Super Sushi Ramen Express: One Family's Journey Through the Belly of Japan

Not every food writer is willing to massage a cow. But British journalist Michael Booth (The Almost Nearly Perfect People), who has built his career traveling and writing about food and culture with a distinctive, humorous touch, does so happily in Super Sushi Ramen Express: One Family's Journey Through the Belly of Japan.

With his wife and two children, Booth spends three months exploring the country and studying the Japanese diet to learn about the longevity it has boasted. In big cities and small towns, he interviews a varied cast of experts, including food scientists, sumo wrestlers, wasabi growers, fishmongers and beef farmers. He even gains access to restaurants and industries often inaccessible to tourists.

Booth's witty prose radiates excitement even when detailing the fundamentals of soy sauce fermentation or the "bewildering" variety of Japanese noodles. Never pretentious, he exhibits equal parts curiosity and reverence at every gastronomic echelon, enjoying high cuisine one day, street food the next. Many pages yield both salivation and belly laughs. The Le Cordon Bleu-educated Booth, who has cooked in a Michelin-starred Paris restaurant, is not above describing a sauce as "gloopy."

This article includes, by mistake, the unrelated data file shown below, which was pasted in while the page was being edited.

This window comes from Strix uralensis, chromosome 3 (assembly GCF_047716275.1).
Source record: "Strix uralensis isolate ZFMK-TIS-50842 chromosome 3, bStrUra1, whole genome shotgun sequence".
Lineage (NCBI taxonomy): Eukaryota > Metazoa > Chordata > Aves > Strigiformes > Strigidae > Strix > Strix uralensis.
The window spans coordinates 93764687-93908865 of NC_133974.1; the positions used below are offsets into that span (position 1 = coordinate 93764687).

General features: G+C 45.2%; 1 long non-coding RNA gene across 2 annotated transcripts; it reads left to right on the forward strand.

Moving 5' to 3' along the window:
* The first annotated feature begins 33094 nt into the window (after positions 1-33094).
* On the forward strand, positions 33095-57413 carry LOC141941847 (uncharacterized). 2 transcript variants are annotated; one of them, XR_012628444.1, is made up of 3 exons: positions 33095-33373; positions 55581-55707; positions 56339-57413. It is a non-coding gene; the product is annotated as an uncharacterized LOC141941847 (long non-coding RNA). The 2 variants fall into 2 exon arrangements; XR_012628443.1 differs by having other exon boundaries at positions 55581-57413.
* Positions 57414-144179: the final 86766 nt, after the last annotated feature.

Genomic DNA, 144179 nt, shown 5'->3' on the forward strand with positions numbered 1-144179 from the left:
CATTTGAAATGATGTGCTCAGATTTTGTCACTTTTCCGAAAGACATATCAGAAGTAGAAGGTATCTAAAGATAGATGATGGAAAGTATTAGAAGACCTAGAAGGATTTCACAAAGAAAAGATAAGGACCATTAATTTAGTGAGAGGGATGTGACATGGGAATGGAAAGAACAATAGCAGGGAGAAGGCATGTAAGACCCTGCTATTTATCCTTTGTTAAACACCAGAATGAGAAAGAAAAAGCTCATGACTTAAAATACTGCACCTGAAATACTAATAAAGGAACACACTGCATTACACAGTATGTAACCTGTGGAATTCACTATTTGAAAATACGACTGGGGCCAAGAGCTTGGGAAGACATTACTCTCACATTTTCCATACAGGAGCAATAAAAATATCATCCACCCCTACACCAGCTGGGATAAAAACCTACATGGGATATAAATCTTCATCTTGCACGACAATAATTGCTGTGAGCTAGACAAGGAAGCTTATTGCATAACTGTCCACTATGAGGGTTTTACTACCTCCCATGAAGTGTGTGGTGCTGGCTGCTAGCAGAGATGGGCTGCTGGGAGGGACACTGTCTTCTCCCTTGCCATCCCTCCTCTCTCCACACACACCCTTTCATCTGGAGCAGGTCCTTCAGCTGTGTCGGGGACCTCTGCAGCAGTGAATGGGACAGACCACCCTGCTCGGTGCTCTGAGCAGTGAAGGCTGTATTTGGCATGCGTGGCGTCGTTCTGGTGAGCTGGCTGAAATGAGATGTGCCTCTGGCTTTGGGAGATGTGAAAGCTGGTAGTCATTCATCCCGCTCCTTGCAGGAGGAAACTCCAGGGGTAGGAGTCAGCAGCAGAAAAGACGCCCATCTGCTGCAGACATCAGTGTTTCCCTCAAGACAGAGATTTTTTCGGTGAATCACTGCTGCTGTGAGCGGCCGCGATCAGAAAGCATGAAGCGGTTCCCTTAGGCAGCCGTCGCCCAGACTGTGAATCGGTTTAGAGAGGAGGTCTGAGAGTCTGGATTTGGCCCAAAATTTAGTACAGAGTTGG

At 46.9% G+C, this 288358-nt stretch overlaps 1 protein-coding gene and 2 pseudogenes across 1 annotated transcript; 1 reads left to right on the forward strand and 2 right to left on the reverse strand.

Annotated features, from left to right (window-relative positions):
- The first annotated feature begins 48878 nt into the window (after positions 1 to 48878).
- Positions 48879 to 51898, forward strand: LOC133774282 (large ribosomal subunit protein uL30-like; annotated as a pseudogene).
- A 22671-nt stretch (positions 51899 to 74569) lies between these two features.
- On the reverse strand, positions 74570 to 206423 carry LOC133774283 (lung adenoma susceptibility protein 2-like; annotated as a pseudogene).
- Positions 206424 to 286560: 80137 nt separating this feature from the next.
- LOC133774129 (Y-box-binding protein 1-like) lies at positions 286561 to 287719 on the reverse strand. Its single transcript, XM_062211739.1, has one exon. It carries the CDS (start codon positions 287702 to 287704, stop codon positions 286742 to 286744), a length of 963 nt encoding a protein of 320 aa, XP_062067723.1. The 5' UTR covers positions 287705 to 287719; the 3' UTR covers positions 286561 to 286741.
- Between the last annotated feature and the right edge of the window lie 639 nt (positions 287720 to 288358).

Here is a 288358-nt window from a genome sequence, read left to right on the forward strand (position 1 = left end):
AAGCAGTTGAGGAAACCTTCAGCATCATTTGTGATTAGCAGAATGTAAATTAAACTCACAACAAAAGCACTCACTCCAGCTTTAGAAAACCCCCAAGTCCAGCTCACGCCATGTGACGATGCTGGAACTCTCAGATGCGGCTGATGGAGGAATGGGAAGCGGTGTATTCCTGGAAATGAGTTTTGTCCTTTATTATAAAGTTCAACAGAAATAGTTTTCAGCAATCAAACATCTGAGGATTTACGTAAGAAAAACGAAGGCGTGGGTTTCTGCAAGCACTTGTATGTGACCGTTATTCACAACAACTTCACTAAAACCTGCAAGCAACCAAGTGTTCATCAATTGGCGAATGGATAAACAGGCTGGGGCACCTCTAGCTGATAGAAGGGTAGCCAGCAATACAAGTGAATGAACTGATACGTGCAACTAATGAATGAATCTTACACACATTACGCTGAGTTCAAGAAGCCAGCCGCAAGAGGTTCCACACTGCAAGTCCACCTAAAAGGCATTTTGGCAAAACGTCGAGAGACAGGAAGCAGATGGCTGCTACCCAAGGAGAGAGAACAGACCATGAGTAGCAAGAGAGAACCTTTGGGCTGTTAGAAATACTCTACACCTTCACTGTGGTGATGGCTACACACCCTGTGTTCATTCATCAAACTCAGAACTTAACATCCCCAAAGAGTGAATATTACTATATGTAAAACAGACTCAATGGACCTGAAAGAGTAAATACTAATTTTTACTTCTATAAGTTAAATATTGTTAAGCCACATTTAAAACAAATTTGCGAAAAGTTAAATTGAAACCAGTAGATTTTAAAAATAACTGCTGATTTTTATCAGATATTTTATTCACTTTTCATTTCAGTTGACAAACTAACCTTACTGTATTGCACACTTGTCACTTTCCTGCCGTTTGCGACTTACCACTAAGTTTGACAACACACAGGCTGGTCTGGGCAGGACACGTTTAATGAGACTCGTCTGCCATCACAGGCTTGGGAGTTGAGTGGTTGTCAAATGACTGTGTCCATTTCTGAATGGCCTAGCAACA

Yet he also writes eloquently of mortality, savoring moments as well as tastes. Early on, he attends a tea ceremony. The host notices Booth's rapt attention, remarking, "You should cherish this moment. The Japanese have a phrase for making the most of fleeting encounters: ichigo ichie. It means 'one encounter, one chance.' " Whether or not Super Sushi Ramen Express is readers' first encounter with Japanese cuisine and culture, it is worth savoring. --Katie Weed, freelance writer and reviewer

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